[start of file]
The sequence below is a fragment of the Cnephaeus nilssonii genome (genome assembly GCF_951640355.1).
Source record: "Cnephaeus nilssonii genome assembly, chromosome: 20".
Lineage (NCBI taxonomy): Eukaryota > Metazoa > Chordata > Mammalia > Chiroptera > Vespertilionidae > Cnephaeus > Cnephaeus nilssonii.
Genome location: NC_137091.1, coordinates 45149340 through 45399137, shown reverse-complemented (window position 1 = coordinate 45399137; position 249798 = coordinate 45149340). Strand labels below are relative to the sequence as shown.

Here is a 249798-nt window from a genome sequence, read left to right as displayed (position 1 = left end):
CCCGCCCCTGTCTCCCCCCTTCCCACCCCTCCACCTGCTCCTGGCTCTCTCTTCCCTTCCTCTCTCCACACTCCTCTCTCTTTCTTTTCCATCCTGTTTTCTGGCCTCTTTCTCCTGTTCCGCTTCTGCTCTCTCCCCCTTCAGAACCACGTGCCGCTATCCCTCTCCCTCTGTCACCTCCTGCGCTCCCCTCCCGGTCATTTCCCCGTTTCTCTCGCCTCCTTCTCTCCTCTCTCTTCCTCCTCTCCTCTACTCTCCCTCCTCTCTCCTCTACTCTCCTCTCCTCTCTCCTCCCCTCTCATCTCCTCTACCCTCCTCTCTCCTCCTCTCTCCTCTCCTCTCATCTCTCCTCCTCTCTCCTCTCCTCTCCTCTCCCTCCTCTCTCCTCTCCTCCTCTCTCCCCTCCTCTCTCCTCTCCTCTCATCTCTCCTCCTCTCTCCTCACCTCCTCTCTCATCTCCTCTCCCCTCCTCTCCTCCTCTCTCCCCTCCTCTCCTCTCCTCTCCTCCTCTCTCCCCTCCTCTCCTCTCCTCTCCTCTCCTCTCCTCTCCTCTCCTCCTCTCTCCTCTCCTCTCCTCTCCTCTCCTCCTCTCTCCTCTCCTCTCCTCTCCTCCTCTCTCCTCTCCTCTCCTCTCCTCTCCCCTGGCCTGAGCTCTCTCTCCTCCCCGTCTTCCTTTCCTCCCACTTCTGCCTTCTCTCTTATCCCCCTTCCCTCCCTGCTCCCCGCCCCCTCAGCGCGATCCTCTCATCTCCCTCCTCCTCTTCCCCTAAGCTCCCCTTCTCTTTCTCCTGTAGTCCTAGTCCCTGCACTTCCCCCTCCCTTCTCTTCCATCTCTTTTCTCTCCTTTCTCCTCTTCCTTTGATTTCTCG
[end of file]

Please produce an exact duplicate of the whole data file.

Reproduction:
The sequence below is a fragment of the Cnephaeus nilssonii genome (genome assembly GCF_951640355.1).
Source record: "Cnephaeus nilssonii genome assembly, chromosome: 20".
Lineage (NCBI taxonomy): Eukaryota > Metazoa > Chordata > Mammalia > Chiroptera > Vespertilionidae > Cnephaeus > Cnephaeus nilssonii.
Genome location: NC_137091.1, coordinates 45149340 through 45399137, shown reverse-complemented (window position 1 = coordinate 45399137; position 249798 = coordinate 45149340). Strand labels below are relative to the sequence as shown.

Here is a 249798-nt window from a genome sequence, read left to right as displayed (position 1 = left end):
CCCGCCCCTGTCTCCCCCCTTCCCACCCCTCCACCTGCTCCTGGCTCTCTCTTCCCTTCCTCTCTCCACACTCCTCTCTCTTTCTTTTCCATCCTGTTTTCTGGCCTCTTTCTCCTGTTCCGCTTCTGCTCTCTCCCCCTTCAGAACCACGTGCCGCTATCCCTCTCCCTCTGTCACCTCCTGCGCTCCCCTCCCGGTCATTTCCCCGTTTCTCTCGCCTCCTTCTCTCCTCTCTCTTCCTCCTCTCCTCTACTCTCCCTCCTCTCTCCTCTACTCTCCTCTCCTCTCTCCTCCCCTCTCATCTCCTCTACCCTCCTCTCTCCTCCTCTCTCCTCTCCTCTCATCTCTCCTCCTCTCTCCTCTCCTCTCCTCTCCCTCCTCTCTCCTCTCCTCCTCTCTCCCCTCCTCTCTCCTCTCCTCTCATCTCTCCTCCTCTCTCCTCACCTCCTCTCTCATCTCCTCTCCCCTCCTCTCCTCCTCTCTCCCCTCCTCTCCTCTCCTCTCCTCCTCTCTCCCCTCCTCTCCTCTCCTCTCCTCTCCTCTCCTCTCCTCTCCTCCTCTCTCCTCTCCTCTCCTCTCCTCTCCTCCTCTCTCCTCTCCTCTCCTCTCCTCCTCTCTCCTCTCCTCTCCTCTCCTCTCCCCTGGCCTGAGCTCTCTCTCCTCCCCGTCTTCCTTTCCTCCCACTTCTGCCTTCTCTCTTATCCCCCTTCCCTCCCTGCTCCCCGCCCCCTCAGCGCGATCCTCTCATCTCCCTCCTCCTCTTCCCCTAAGCTCCCCTTCTCTTTCTCCTGTAGTCCTAGTCCCTGCACTTCCCCCTCCCTTCTCTTCCATCTCTTTTCTCTCCTTTCTCCTCTTCCTTTGATTTCTCG